Winner of the 1992 Tony Award® for Best Play.
THE STORY: This extraordinary play is the story of five unmarried sisters eking out their lives in a small village in Ireland in 1936. We meet them at the time of the festival of Lughnasa, which celebrates the pagan god of the harvest with drunken revelry and dancing. Their spare existence is interrupted by brief, colorful bursts of music from the radio, their only link to the romance and hope of the world at large. The action of the play is told through the memory of the illegitimate son of one of the sisters as he remembers the five women who raised him: his mother and four maiden aunts. He is only seven in 1936, the year his elderly uncle, a priest, returns after serving for twenty-five years as a missionary in a Ugandan leper colony. For the young boy, two other disturbances occur that summer. The sisters acquire their first radio, whose music transforms them from correct Catholic women to shrieking, stomping banshees in their own kitchen. And he meets his father for the first time, a charming Welsh drifter who strolls up the lane and sweeps his mother away in an elegant dance across the fields. From these small events spring the cracks that destroy the foundation of the family forever. Widely regarded as Brian Friel’s masterpiece, this haunting play is Friel’s tribute to the spirit and valor of the past.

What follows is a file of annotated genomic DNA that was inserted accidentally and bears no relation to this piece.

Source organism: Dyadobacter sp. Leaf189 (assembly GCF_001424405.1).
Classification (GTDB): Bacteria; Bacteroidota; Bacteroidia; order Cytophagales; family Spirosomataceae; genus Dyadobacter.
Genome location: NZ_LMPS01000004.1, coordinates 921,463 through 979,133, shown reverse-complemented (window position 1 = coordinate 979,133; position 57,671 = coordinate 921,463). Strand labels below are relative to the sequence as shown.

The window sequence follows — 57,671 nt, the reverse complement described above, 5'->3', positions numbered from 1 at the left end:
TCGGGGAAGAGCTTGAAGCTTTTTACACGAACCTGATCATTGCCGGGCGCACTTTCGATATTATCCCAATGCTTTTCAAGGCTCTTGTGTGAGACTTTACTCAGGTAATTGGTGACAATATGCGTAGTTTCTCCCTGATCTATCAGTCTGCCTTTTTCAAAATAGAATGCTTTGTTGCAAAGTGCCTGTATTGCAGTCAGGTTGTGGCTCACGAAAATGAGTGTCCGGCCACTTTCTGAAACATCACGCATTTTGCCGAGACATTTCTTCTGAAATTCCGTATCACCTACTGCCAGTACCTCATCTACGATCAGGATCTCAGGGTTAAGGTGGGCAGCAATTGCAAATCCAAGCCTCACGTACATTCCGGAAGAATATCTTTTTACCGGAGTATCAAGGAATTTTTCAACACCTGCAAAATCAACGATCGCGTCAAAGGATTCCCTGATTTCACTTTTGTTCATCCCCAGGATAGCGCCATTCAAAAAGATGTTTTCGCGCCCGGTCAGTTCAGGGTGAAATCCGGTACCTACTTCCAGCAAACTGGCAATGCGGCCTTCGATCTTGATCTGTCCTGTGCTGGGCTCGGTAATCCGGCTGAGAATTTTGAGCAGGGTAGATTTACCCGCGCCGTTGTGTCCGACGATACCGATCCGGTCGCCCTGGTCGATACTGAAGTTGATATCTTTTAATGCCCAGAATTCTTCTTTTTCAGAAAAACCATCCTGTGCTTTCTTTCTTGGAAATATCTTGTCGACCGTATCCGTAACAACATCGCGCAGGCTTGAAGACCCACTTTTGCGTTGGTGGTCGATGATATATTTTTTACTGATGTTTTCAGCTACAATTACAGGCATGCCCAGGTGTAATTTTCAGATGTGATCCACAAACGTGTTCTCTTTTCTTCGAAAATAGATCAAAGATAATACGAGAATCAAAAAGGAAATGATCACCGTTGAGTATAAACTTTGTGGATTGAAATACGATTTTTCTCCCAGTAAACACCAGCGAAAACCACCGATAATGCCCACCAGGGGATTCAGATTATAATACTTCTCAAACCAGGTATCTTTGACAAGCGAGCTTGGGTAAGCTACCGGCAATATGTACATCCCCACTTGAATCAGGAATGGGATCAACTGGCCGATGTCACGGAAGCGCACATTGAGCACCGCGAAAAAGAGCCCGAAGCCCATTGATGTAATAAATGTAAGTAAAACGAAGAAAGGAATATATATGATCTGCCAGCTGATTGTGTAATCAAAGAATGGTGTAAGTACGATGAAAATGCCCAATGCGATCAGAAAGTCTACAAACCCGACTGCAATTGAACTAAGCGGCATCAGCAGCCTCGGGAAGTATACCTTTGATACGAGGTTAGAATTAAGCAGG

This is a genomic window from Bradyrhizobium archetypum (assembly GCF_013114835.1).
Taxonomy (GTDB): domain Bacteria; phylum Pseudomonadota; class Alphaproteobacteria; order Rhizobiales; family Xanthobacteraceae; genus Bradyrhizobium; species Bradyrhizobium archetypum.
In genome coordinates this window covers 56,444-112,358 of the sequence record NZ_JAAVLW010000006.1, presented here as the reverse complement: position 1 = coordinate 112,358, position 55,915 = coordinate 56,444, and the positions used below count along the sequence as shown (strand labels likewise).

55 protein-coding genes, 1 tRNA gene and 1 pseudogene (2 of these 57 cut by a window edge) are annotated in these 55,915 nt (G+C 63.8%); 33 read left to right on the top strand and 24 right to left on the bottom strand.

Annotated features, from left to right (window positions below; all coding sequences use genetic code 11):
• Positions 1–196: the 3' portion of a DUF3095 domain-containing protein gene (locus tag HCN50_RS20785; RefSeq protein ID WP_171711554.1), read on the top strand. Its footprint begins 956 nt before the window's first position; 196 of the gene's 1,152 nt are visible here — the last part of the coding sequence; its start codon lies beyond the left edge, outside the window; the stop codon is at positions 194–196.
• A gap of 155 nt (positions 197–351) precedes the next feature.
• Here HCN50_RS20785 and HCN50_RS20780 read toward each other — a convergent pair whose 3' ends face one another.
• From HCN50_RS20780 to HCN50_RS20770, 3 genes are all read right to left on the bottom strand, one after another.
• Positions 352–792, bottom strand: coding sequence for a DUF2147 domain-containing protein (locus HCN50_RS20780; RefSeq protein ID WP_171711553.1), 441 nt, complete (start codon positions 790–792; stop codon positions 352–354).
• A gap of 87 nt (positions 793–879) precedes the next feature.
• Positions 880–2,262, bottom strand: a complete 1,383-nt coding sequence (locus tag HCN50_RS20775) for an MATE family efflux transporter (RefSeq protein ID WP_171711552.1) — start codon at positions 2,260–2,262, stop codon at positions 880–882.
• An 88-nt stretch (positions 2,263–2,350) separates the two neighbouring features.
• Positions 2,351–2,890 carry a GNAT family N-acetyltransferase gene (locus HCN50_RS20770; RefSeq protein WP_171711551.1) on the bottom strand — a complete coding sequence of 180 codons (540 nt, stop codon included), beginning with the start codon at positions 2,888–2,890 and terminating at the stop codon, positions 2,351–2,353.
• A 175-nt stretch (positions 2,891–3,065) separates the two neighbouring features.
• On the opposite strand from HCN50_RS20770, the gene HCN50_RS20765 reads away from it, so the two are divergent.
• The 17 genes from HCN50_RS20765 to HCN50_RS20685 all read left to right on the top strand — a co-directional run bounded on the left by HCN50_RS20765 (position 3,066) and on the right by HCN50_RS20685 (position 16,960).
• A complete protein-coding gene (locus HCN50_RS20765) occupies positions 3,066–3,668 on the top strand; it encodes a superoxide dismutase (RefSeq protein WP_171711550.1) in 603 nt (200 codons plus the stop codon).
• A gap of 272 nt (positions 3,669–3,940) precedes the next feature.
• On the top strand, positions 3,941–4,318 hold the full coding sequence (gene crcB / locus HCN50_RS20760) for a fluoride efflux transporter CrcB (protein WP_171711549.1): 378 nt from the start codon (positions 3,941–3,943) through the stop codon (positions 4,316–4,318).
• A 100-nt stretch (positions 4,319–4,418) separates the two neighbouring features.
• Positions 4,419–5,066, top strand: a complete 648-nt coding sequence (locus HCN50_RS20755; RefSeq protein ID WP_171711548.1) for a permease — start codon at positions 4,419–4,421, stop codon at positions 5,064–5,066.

Winner of the 1992 Tony Award® for Best Play, the Outer Critics Circle Award for Best Broadway Play, and the New York Drama Critics Circle Award for Best Play.
Chosen by Time magazine as one of the ten best plays for 1991, saying it is “The most elegant and rueful memory play since The Glass Menagerie."
“…this play does exactly what theater was born to do, carrying both its characters and audience aloft on those waves of distant music and ecstatic release that, in defiance of all language and logic, let us dance and dream just before night must fall.” —The New York Times.
“This is no way a play to be missed—simply a wondrous experience. Experience it.” —New York Post.